Predictive analytics can pinpoint the types of products and services that are likely to be accepted and demanded by customers, based on emerging trends and buying habits. This, in turn, allows you to tailor your messaging at each stage of the buyer funnel for maximum engagement.

Traditionally, it was difficult for SMBs to beat big brands with deep pockets who not only rode the trends but also defined them. But now, a small business can give the behemoths a run for their money, at least in sectors like retail and ecommerce. Predictive analytics lets you target the most profitable customer segments and provide additional information or deals at the right times to increase the likelihood of purchase and brand loyalty.

2. Generate Accurate Sales Forecasts

Accurate sales forecasts are handy for any small business. For one, they’re crucial for calculating your overheads and budgeting. When you know how many sales you’ll likely bring in, you’ll have a clearer understanding of

  • how many customer support agents you’ll need
  • whether you have enough inventory for seasonal events
  • how to plan for sustainable growth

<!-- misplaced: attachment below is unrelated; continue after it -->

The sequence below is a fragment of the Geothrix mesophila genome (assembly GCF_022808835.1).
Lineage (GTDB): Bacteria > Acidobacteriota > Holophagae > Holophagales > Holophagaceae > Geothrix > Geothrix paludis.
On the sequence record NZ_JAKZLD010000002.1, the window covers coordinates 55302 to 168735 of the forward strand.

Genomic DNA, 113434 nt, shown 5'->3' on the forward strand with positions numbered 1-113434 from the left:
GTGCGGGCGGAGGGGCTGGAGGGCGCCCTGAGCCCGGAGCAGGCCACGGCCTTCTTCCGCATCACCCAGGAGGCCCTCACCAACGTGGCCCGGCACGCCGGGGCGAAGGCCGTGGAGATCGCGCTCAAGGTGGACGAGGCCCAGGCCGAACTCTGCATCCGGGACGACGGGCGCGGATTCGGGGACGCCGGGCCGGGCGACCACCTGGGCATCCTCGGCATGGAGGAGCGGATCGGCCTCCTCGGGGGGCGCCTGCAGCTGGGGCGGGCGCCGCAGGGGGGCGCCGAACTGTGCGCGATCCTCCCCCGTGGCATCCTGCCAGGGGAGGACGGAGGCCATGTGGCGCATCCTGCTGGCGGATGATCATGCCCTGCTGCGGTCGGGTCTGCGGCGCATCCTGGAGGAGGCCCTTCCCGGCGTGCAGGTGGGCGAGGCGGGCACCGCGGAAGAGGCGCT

These are just a few examples, but you get the idea. Predictive analytics-based forecasting makes these kinds of reports possible for businesses of all sizes across industries. The models automatically adjust for new variables and change their forecasts whenever new information becomes available, drawing on historical and current sales data. That way, you and your team can be confident that you’re taking into account all the latest factors while making decisions and planning for demand.

3. Reduce or Optimize Costs

Predictive analytics is critical for reducing business costs. For instance, we’ve already touched on how they help predict how much inventory you’ll require and how many staff you’ll need. Knowing this ahead of time enables you to order the right amount of stock so that it doesn’t sit on the shelves and cost you. You can also make sure you aren’t hiring permanent staff for a temporary job, who might end up warming the benches in your organization once the project is complete.

The same principle applies to resources that you use. Reports from Flexera, IDG, and Nutanix indicate that over 90% of companies today use some form of public or private cloud systems for their IT departments. It is very difficult to estimate the exact compute, storage and networking resources you’ll need over your subscription period, and you might end up overpaying for it or purchase more hardware or software than necessary.

This is where predictive analytics can help optimize costs in IT. Here you can see which tech actually maximizes ROI so that you can prioritize your budget according to your preference for upfront capital expenditure (CAPEX) or ongoing operational expenditure (OPEX). Additionally, with data about resource efficiency at your disposal, you’ll also be able to identify where your IT processes need improvement and make the necessary improvements.